Silvers in Randomland
The silver has gone from an automatic to a bit more work for the past two weeks. The fish are mainly offshore – meaning in deep water on their migratory routes. They aren’t heavily schooled and concentrated over bait. Speaking of which, there isn’t a major baitfish concentration offshore and we’re seeing very few whales out there. Whales gather where feed is abundant. The hope is to find a stretch of ocean that has enough silver density to make it work and we’ve been able to do this most days. It does feel very random, however. One drift you get 6, then you run the boat back up and do it again and get one. Yesterday I did a drift and didn’t get a bite. Captain Ryan followed on the same drift and got 5. They swim around a lot. If your luck is average, the catch is good. If you’re really luck is great, you knock them dead. The silvers are the biggest of the year with fish in the mid to high teens ever possible.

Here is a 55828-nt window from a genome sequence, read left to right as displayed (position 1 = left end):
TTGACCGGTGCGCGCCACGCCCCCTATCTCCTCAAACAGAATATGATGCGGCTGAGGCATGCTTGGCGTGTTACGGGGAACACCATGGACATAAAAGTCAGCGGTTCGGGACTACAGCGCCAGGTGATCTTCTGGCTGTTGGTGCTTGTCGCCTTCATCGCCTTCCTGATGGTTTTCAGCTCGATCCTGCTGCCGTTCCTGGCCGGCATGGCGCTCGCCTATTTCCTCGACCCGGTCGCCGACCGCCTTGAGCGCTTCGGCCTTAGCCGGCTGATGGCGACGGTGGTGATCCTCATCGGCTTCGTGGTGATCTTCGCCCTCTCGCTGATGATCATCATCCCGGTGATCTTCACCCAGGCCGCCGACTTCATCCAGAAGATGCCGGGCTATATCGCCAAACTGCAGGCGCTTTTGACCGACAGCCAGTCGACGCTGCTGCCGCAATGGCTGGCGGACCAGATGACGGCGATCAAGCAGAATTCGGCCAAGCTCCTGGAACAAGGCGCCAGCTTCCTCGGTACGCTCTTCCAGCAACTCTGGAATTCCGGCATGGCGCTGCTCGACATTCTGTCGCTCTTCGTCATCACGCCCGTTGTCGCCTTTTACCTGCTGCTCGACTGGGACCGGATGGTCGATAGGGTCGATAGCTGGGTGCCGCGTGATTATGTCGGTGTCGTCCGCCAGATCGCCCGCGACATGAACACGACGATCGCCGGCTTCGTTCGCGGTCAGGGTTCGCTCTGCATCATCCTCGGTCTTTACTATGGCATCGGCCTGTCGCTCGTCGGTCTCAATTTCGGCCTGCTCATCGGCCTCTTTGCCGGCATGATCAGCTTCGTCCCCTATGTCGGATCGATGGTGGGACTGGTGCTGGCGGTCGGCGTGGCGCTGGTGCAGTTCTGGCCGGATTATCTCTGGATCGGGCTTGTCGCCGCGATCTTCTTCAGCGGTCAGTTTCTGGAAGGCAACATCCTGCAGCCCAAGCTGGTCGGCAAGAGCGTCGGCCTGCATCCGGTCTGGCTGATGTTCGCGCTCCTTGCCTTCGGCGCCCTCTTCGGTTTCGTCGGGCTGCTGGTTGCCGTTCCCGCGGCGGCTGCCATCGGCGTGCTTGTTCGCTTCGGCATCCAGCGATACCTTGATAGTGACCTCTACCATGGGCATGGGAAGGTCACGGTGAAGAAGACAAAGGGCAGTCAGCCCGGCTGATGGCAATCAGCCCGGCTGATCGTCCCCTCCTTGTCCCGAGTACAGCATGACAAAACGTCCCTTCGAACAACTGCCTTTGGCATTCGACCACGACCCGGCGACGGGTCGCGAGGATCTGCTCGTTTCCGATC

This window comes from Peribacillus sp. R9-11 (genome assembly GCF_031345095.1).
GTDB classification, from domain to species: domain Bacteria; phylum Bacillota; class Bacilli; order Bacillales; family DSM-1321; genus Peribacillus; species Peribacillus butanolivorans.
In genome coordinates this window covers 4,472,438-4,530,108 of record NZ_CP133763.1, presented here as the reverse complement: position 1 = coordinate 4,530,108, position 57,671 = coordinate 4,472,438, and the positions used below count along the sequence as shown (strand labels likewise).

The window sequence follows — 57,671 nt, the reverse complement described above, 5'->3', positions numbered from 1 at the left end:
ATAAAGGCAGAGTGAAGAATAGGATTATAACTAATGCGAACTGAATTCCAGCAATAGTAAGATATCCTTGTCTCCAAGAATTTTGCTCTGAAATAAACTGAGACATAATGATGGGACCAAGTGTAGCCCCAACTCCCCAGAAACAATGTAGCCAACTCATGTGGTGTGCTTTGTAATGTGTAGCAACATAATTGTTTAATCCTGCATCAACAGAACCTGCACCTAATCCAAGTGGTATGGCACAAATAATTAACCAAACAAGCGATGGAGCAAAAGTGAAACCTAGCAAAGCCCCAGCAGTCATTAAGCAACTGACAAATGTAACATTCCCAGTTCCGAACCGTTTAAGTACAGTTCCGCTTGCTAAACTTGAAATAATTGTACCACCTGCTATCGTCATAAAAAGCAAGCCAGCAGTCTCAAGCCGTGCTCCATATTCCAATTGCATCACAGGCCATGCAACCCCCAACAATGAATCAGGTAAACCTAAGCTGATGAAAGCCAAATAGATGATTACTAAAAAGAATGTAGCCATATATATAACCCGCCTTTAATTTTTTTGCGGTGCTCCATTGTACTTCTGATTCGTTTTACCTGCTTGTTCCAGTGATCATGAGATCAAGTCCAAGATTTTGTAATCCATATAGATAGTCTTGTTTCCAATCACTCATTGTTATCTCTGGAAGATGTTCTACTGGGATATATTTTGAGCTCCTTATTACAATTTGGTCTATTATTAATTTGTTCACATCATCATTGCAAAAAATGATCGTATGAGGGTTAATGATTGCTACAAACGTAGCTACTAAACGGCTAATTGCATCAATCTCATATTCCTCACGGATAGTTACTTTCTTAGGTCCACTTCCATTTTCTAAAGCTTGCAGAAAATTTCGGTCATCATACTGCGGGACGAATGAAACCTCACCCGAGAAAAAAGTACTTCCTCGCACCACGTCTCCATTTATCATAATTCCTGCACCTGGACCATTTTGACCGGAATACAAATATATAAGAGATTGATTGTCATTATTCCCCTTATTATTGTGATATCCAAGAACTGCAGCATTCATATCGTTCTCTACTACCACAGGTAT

Anything but random. Only one description for one particular halibut spot we’re fishing – “Lights-out”. Two days ago, I was giving instructions to my anglers: “When your sinker hits the bottom, reel up four turns of the handle and wait for a bite.” The problem, and it’s a good problem, was that they hit bottom and by the time they reeled up four turns, they had a bite. It took less time to get a limit than it took to set and pull the anchor.
On less windy days, when you can get your gear down deep while silver fishing, there’s endless opportunity to get a limit of very large black rockfish. We’re talking 5 to 8-pound rockers that are schooling well off bottom. Yesterday, while fishing in 320 feet of water a bait was hit 21 feet from the surface. We assumed a silver. Wrong! It was a 6-pound black rockfish.
As has happened in recent years, blue sharks have invaded the salmon grounds. Hooking and fighting a very occasional blue shark might be fun, having them rip thru 10 salmon set ups a day, plus a few halibut rigs gets old. We’re not sure why, but we’re running into a lot of them. All blue sharks that we get to the boat are carefully released.